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Zaher Fallahi, Tax CPA and Attorney; Top 10 Tips to Know if You Get a Letter from the IRS

posted Apr 24, 2015, 10:19 PM by Zaher Fallahi

According to the IRS, they mail millions of notices and letters to taxpayers each year. There are a various reasons why you might receive a notice. Here are the top 10 tips from the IRS to know in case you get one. These tips are modified by me to reflect my experience in assisting our clients: 

1.    Don’t panic. You may be able to take care of it simply by responding to it.

2.    The notice most the time will be about your federal income taxes.  Although, it may be about your business taxes as well.  It may ask you for more information. It could also explain that you owe tax and that you need to pay the amount that is due.

3.    Each notice has specific instructions that should be read carefully. It will guide you what you must do.

4.    You may get a notice that states the IRS has made changes or correction to your income tax return. Review the information and compare it with your income tax return.

5.    If you agree with the notice, you usually don’t need to reply unless it gives you other instructions or you need to make a payment.

6.    If you do not agree with the notice, it’s important for you to respond. You should write a letter to explain why you disagree. Include any information and documents you want the IRS to consider. Always mail your reply along with a copy of the notice so that they would know exactly the purpose of your correspondence, and keep complete copies for your file. Allow at least 30 days for a response.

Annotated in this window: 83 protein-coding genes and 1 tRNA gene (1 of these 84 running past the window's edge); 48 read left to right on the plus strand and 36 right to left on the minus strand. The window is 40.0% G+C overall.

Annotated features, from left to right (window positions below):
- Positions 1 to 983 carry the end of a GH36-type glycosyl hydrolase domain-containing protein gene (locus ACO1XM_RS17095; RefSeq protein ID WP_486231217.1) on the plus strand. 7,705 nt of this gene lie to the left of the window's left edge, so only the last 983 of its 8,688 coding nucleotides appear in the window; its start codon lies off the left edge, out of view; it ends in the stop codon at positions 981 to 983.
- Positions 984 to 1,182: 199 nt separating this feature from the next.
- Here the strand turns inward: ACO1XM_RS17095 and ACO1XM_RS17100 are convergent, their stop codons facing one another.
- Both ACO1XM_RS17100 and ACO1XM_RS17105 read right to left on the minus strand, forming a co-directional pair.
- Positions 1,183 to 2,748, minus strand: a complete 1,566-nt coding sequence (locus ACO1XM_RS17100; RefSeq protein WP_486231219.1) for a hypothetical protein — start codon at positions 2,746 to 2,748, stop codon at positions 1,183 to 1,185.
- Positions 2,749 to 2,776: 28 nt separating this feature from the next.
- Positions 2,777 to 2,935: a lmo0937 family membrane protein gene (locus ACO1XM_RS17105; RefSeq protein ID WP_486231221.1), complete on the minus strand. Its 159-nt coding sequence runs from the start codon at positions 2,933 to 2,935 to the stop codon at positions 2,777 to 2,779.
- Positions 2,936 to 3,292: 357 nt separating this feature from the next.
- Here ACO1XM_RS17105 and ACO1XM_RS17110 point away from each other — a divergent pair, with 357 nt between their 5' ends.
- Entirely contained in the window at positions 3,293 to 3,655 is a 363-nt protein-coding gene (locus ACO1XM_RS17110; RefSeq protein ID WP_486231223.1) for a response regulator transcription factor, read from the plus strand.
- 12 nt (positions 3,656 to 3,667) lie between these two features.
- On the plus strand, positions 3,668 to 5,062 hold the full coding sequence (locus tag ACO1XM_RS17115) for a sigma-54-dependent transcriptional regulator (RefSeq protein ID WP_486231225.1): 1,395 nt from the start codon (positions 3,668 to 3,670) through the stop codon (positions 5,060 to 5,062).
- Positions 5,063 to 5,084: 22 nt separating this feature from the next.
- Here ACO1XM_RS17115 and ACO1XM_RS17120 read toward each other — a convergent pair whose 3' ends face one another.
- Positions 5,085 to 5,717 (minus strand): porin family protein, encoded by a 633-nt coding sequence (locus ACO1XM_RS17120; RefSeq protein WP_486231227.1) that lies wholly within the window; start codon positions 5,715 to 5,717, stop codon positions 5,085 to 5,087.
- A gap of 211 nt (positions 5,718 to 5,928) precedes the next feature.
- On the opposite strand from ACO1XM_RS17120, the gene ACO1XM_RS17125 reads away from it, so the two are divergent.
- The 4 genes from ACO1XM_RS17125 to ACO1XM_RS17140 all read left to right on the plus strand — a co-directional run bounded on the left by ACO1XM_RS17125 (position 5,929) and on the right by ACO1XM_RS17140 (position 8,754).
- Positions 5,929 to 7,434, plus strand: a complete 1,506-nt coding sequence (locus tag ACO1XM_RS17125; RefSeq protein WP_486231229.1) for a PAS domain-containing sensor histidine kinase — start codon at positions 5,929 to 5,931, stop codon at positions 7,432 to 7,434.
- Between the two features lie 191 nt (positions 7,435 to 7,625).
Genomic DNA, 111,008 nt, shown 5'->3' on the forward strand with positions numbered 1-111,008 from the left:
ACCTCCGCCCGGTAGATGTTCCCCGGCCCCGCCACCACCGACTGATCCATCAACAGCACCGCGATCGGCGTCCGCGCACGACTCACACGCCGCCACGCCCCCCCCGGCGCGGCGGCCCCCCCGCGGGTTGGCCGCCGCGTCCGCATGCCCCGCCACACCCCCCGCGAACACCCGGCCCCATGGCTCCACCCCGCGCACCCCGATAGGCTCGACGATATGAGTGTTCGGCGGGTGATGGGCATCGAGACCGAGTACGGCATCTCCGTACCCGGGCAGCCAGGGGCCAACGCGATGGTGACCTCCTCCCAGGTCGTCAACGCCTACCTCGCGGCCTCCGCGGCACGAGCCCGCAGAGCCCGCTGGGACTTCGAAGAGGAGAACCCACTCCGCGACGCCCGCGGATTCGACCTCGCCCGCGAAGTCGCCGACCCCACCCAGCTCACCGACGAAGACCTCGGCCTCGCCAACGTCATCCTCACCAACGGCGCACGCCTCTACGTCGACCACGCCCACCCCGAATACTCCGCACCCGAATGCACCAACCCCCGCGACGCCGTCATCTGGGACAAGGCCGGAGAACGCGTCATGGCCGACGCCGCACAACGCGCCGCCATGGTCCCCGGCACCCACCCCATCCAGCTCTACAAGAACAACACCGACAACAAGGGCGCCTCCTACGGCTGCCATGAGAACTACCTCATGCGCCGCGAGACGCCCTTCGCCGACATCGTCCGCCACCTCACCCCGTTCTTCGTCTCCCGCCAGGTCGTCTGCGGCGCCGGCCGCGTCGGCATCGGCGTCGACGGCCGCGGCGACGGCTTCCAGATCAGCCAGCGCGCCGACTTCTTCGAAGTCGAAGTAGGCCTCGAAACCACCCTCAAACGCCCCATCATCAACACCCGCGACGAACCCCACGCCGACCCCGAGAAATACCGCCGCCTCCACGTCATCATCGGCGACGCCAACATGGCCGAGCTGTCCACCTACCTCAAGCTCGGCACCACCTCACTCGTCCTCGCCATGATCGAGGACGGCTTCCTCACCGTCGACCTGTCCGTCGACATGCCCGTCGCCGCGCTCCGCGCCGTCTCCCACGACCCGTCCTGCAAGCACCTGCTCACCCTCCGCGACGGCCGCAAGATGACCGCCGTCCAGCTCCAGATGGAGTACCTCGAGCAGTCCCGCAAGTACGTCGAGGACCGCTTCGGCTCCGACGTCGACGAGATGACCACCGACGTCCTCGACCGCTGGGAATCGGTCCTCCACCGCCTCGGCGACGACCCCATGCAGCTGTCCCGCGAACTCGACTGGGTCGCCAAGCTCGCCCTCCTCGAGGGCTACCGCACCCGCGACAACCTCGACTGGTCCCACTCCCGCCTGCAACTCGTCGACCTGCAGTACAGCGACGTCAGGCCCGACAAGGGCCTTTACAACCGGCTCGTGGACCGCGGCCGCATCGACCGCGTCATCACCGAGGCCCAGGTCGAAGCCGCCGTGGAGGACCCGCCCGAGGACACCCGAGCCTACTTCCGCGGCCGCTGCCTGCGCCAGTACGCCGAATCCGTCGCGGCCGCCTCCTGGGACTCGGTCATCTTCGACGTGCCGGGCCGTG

7.    You won’t need to call the IRS or visit an IRS office for most notices. You call the phone number in the upper right-hand corner of the notice with your questions. Have a copy of your tax return handy when calling the IRS. This will expedite the process and improve your efficiency in dealing with the IRS. Be extra patient, because of the budgetary cuts, you may have to wait on the line for a long period of time

8.    Always keep copies of any notices you receive with your other tax records.

9.    Be alert for tax scams. Generally, the IRS sends letters and notices by mail and it doesn’t call you on the telephone.  Neither does it threaten you by putting you in Jail. Once an IRS collection officer had called and threatened to put him in Jail. I asked the agent to see me in person and reminded him of the law and that he cannot legally conduct himself in that manner. The IRS does not contact people by email or social media to ask for personal or financial information.

10.    For more on this topic visit IRS.gov. Click on the link ‘Responding to a Notice’ at the bottom left of the home page. Also, see Publication 594, The IRS Collection Process. You can get it on IRS.gov/forms at any time.

Note: If you believe there is a slight chance of criminal implications, you may consult a tax attorney before responding to the IRS notice. Nowadays, clients are getting letters with respect to items such a Report of Foreign Bank and Financial Accounts (FBAR), Foreign Account Tax Complianc Act (FATCA), etc. These may have legal significance and you are advised to have a legal counsel.

Zaher Fallahi, Tax CPA , Tax Attorney, assists clients including Americans living abroad with  tax preparation, tax planning, IRS representation, disclosing undeclared foreign bank accounts (offshore voluntary disclosure program, OVDP), report of foreign bank & financial accounts (FBAR, Foreign Account Tax Compliance Act (FATCA), Telephones:  (310) 719-1040 (Los Angeles), ( 714) 546-4272 (Orange County) or e-mail:  taxattorney@zfcpa.com

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